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  • Alistair Tait

Did the Rules of Golf really need to be rewritten?

As Rules of Golf referees from across the world gather in St Andrews for the annual Level 3 Tournament Administrators and Referee Seminar maybe they can reflect on one simple question: did the Rules of Golf need to be completely rewritten?

I don’t think so.

We’re 13 months into the new Rules of Golf published on 1 January 2019. The previous 34 were distilled down to 24 in what was called the biggest change to the laws since the Honourable Company of Edinburgh Golfers laid down the original 13 in 1744.

Quite why the entire rule book had to be rewritten is still beyond me.

I’m not alone.

European Tour chief referee John Paramor agrees.

The Association of Golf Writers gave Paramor its Outstanding Services to Golf Award during the 2018 Open Championship. Arguably no tournament official knows more about the rules than JP, so it pays to listen when he speaks.

“I didn’t think there was much wrong with the old rules,” Paramor said.

I agree. That’s not to say I disagree with some of the changes.

Putting with the flagstick in the hole makes perfect sense, and chimes with what had been happening for years. Many British clubs operated an unofficial local rule allowing members to putt with the flag in during winter months to reduce footprints around the hole.

I agree with the three-minute rule to look for a lost ball, which obviously speeds up play.

No penalty for accidentally moving your ball is fine.

Stopping caddies lining players up was overdue, albeit it took a few hiccups before this rule was clarified. Alignment is integral to the game.

Extending the embedded ball rule through the green, sorry “the general area,” makes sense.

Repairing spike marks sits well with me too.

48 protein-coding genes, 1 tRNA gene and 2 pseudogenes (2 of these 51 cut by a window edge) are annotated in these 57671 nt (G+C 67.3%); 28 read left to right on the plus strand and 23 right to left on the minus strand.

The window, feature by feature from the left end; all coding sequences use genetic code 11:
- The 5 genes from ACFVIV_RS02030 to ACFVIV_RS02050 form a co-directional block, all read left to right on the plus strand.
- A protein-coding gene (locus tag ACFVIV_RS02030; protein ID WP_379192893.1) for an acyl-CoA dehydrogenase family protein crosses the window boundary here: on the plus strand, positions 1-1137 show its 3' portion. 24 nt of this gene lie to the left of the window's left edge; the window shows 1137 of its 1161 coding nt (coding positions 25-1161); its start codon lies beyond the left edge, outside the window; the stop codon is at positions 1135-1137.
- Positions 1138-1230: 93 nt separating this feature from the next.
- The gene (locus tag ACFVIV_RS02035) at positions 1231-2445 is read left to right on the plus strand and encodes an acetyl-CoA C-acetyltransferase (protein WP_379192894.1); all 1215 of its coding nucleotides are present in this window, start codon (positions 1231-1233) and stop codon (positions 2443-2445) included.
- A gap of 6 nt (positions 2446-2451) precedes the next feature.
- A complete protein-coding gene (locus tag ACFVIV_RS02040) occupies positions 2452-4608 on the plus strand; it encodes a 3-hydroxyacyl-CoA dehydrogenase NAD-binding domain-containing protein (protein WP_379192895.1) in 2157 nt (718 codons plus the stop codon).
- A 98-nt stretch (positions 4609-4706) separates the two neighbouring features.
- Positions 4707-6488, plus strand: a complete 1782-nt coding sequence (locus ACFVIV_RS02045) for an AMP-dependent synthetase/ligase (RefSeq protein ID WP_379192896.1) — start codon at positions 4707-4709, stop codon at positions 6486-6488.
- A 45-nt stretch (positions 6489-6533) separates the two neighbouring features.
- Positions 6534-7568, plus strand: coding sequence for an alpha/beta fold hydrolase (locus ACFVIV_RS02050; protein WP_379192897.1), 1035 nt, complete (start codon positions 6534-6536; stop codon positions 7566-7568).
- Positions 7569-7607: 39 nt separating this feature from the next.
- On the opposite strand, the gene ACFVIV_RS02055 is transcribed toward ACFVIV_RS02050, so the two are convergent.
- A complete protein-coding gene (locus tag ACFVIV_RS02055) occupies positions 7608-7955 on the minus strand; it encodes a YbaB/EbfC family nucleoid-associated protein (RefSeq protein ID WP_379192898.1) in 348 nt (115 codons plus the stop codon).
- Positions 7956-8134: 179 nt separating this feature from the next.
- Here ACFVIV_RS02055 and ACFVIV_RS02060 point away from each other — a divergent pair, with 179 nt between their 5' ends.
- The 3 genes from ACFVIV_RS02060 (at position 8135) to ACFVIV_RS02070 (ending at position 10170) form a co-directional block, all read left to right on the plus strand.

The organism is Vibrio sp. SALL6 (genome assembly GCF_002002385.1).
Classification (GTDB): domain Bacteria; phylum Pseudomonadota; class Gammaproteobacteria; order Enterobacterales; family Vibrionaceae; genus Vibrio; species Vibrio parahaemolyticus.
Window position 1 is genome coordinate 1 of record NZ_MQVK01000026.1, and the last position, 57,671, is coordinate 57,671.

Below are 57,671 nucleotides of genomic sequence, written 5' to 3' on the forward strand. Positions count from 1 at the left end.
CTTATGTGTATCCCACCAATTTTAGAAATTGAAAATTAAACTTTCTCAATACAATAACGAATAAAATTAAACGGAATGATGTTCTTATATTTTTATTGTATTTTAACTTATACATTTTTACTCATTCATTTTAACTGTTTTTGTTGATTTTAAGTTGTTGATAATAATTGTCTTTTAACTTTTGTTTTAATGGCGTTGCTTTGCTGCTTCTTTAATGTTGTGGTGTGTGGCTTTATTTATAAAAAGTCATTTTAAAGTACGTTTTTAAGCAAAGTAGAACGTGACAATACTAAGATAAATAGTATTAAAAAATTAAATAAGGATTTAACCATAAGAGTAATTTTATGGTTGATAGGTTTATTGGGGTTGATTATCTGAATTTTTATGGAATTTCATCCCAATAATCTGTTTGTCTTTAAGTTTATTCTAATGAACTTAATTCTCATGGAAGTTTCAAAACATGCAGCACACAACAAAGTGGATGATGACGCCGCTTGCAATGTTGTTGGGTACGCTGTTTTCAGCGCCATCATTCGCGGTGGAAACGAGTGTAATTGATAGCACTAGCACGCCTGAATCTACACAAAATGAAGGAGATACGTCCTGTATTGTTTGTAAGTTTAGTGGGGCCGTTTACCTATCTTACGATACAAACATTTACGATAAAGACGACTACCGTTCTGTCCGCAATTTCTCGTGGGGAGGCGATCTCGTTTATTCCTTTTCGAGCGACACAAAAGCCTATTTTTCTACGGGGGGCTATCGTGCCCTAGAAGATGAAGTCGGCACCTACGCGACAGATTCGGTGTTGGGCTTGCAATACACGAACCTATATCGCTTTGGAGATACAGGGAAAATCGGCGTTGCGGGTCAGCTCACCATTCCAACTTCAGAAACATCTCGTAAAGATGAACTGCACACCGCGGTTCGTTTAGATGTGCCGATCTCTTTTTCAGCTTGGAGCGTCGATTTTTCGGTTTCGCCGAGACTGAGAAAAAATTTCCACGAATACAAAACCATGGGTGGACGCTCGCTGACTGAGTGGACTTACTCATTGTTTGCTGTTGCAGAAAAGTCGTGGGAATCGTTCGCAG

I’m fine with grounding a club and removing loose impediments in a hazard – oops, “penalty area.”

I disagree with no penalty for a double hit. Such gaffes are often the result of nerves, and controlling those should be part and parcel of golf.

I don’t like the drop from knee height rule. I’d have preferred the rule to read anywhere from shoulder to knee height.

Every time I hear the words “penalty area” I think of a game of football. Nothing wrong with hazard.

The 40 second per shot recommendation doesn’t cut it. Otherwise professional tours wouldn’t be scrambling to speed up the game. I’d prefer a maximum time in professional and elite amateur golf, after which players automatically receive a one-shot penalty. Exceptions could have been built in to mitigate against certain circumstances.

You’ll never hear me use the expressions “tied match” or “putt to tie the hole.” Nothing wrong with “halved” or “halve,” terms that have stood for centuries. And whoever decided to eliminate “dormie” from the Rules of Golf” should be be forced to play six-hour rounds in torrential rain for evermore.

That’s my take on the changes a year on. However, my biggest beef is why the rules had to be completely rewritten. Every new rule change could have been incorporated into the existing 34.

The new rule book hasn’t made the Rules of Golf simpler, which was one of the original aims. The people I play with still ask me for rulings, as they did when there were 34. Moreover, most tour professionals don’t seem any wiser than they were on the 31st January 2018.

Maybe we should have just gone back to the original 13.

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